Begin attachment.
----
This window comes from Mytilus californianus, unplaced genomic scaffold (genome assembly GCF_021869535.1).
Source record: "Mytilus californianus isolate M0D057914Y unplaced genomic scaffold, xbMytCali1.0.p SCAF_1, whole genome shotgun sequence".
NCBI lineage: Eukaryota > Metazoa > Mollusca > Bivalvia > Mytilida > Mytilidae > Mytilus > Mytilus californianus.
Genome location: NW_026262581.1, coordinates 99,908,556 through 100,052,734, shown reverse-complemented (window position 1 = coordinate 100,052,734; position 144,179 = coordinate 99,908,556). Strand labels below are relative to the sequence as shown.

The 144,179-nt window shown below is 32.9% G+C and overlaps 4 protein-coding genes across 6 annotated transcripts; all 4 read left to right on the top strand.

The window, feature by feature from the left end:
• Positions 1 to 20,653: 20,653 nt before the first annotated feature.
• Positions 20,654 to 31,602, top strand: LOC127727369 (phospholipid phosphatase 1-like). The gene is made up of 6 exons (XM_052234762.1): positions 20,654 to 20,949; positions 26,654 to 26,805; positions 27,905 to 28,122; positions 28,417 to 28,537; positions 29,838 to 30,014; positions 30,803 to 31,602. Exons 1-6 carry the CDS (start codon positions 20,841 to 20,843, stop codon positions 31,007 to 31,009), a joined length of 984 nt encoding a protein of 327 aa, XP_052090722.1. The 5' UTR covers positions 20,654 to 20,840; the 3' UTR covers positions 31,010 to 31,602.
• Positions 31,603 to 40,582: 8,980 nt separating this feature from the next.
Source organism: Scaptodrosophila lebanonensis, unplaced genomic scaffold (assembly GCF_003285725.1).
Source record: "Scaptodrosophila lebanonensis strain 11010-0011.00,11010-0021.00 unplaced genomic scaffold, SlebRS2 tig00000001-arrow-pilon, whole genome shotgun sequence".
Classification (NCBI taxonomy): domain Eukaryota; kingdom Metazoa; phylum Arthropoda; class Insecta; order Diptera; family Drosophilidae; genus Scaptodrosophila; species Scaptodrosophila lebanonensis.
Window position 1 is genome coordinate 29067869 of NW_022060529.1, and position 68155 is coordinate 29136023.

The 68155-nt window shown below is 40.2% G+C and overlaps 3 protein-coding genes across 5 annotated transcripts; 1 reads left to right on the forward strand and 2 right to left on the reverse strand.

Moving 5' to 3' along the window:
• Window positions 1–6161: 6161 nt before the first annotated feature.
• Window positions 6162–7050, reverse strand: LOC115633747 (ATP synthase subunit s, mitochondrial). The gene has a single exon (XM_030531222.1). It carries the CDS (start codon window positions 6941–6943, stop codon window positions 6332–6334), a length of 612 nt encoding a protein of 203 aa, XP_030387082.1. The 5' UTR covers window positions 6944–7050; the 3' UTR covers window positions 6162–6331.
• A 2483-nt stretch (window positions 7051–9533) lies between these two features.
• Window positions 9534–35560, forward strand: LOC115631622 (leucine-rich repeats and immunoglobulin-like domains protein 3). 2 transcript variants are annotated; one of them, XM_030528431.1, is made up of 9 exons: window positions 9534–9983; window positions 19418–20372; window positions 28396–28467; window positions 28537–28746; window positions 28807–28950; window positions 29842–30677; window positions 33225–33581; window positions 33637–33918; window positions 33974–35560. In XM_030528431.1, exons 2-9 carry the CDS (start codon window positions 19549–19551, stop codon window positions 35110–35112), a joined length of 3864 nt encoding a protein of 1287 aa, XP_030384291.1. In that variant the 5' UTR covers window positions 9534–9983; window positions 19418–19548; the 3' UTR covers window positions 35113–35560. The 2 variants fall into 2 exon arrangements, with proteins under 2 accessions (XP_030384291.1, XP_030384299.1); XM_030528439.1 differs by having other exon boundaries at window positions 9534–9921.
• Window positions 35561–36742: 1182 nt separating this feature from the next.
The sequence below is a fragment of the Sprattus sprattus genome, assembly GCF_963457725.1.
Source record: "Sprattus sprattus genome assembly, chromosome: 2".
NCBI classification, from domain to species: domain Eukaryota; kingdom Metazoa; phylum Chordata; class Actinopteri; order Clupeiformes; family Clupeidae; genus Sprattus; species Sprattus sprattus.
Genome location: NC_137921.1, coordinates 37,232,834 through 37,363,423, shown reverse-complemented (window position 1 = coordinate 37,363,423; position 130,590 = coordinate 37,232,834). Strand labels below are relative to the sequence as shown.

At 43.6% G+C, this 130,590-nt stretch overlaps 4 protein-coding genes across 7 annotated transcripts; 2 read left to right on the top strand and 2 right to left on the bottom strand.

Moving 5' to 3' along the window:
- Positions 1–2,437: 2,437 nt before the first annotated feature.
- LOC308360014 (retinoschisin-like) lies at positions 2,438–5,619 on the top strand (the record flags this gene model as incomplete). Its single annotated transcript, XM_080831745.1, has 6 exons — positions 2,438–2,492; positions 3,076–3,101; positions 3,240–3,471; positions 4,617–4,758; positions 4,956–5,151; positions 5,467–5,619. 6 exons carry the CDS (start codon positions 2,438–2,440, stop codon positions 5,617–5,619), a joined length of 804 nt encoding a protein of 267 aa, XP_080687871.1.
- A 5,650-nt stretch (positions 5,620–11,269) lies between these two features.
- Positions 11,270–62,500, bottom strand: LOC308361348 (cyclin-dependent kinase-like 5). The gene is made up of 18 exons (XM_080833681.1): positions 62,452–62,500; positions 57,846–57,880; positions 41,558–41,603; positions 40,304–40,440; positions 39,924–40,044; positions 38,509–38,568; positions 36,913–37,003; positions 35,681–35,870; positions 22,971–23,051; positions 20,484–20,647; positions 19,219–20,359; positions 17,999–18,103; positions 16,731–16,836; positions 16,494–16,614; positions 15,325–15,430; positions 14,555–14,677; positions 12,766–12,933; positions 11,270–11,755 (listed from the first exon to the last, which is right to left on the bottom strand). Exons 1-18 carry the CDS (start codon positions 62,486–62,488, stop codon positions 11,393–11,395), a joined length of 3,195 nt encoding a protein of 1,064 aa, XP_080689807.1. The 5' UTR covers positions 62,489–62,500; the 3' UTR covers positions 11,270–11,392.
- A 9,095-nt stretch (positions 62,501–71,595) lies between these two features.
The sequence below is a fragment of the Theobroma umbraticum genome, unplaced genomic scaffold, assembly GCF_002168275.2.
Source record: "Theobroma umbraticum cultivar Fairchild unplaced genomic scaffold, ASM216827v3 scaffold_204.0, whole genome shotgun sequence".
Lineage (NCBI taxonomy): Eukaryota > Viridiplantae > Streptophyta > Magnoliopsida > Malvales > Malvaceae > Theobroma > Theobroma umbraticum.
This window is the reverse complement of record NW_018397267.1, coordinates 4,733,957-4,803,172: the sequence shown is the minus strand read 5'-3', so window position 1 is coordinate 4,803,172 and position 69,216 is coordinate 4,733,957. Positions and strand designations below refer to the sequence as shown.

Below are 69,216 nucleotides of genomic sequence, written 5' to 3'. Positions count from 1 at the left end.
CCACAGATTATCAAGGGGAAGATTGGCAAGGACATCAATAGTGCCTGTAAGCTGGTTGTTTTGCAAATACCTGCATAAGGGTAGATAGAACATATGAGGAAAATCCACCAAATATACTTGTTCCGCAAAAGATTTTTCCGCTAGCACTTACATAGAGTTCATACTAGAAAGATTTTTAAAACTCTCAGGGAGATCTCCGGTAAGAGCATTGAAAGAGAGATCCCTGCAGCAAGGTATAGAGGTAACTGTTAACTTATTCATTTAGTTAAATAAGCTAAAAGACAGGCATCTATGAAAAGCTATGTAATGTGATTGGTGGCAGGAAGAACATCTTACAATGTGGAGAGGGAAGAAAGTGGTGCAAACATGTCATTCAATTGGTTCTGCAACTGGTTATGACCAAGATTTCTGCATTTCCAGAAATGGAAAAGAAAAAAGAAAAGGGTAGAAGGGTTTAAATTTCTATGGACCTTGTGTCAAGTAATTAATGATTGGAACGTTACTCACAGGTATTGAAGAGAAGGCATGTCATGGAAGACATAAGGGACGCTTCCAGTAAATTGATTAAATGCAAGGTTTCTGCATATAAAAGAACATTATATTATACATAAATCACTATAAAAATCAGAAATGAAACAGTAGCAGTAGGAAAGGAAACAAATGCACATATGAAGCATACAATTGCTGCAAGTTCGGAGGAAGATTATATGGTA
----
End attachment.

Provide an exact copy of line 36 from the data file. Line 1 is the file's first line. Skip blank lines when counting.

Below are 69,216 nucleotides of genomic sequence, written 5' to 3'. Positions count from 1 at the left end.